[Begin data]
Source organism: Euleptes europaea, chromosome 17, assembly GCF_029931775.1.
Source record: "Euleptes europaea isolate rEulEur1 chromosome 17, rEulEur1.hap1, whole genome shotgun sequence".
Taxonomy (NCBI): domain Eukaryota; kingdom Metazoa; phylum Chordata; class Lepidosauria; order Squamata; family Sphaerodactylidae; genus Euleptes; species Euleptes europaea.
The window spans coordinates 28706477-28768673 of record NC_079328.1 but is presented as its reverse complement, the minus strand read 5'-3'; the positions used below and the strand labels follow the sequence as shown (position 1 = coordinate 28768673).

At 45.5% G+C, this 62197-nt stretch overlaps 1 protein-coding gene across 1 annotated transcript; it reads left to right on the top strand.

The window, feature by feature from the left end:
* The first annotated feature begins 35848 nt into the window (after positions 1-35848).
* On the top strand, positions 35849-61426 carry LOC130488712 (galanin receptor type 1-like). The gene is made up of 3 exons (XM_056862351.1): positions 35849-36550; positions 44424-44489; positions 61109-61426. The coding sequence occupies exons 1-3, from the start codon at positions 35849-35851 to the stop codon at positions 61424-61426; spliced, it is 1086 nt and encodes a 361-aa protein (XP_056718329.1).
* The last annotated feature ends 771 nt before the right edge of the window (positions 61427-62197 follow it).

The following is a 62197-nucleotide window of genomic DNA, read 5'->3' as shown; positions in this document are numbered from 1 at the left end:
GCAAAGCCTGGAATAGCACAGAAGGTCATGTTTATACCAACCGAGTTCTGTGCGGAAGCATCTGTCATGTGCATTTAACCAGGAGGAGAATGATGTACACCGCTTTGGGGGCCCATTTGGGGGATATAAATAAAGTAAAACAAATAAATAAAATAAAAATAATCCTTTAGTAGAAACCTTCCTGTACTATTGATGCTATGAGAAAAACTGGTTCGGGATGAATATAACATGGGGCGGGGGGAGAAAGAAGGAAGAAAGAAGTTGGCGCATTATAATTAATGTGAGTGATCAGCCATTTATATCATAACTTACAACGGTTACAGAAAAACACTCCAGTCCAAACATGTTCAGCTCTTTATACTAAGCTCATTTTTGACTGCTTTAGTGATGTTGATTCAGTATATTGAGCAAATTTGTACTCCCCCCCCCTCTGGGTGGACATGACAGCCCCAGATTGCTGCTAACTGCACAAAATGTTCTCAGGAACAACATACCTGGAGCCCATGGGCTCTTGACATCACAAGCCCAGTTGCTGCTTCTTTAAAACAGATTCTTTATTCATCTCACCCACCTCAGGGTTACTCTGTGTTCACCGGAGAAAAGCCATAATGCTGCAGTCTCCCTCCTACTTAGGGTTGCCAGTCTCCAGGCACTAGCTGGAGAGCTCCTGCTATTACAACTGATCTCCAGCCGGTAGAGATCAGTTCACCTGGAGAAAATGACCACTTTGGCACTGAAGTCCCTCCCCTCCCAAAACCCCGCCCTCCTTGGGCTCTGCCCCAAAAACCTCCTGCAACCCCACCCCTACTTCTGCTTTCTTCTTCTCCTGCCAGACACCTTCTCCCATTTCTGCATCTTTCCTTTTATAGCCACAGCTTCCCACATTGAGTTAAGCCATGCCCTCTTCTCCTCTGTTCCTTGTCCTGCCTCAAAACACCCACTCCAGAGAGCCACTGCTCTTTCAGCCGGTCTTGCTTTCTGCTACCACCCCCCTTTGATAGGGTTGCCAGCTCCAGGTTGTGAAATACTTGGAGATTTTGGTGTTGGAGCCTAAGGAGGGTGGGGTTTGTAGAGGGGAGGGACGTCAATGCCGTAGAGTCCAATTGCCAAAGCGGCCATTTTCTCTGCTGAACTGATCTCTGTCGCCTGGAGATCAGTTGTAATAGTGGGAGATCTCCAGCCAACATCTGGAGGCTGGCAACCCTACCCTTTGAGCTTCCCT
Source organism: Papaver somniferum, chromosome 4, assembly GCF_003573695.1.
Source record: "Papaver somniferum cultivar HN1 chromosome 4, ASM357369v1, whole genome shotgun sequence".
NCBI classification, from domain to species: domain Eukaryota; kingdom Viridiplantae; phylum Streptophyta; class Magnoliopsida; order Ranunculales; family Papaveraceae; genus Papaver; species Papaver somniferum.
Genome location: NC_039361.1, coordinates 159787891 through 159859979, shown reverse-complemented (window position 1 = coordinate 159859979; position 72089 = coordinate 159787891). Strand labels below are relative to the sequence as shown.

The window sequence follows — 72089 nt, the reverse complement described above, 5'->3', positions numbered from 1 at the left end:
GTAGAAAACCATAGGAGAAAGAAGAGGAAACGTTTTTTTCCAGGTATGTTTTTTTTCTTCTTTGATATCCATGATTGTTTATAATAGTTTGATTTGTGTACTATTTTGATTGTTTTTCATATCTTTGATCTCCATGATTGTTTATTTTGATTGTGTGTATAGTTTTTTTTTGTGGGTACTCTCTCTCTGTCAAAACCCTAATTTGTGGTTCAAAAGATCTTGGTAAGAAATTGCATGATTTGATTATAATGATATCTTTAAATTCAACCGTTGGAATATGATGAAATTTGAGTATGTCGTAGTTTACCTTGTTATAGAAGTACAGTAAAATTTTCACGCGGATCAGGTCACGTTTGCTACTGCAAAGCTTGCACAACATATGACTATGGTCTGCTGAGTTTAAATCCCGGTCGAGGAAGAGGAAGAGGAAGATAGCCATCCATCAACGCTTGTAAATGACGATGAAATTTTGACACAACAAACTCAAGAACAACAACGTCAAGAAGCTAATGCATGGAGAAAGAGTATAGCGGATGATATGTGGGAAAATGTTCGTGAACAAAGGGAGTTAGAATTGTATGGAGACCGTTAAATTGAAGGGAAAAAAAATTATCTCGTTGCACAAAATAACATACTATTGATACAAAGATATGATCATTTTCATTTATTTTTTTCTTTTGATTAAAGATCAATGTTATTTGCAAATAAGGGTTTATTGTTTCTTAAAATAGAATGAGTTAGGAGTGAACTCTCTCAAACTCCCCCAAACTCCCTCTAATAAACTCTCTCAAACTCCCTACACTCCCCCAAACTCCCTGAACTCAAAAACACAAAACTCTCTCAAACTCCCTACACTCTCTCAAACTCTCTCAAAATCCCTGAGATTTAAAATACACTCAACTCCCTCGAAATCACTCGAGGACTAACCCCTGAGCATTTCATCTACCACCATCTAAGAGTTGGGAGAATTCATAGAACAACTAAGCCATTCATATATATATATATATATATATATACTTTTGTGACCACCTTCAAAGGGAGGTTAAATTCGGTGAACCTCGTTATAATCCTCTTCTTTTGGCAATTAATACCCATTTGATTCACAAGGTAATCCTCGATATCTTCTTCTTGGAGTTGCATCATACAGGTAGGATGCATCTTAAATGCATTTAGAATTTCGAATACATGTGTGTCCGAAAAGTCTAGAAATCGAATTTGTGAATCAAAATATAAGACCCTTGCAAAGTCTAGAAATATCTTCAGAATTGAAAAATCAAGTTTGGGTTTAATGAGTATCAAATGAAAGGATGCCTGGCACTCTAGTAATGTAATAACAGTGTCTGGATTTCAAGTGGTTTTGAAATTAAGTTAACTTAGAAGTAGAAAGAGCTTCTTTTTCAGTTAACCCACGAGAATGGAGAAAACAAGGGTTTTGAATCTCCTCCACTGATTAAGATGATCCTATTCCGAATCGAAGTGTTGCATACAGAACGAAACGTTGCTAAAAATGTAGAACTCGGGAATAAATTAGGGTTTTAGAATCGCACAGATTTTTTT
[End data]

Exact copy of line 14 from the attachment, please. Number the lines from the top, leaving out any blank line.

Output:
NCBI classification, from domain to species: domain Eukaryota; kingdom Viridiplantae; phylum Streptophyta; class Magnoliopsida; order Ranunculales; family Papaveraceae; genus Papaver; species Papaver somniferum.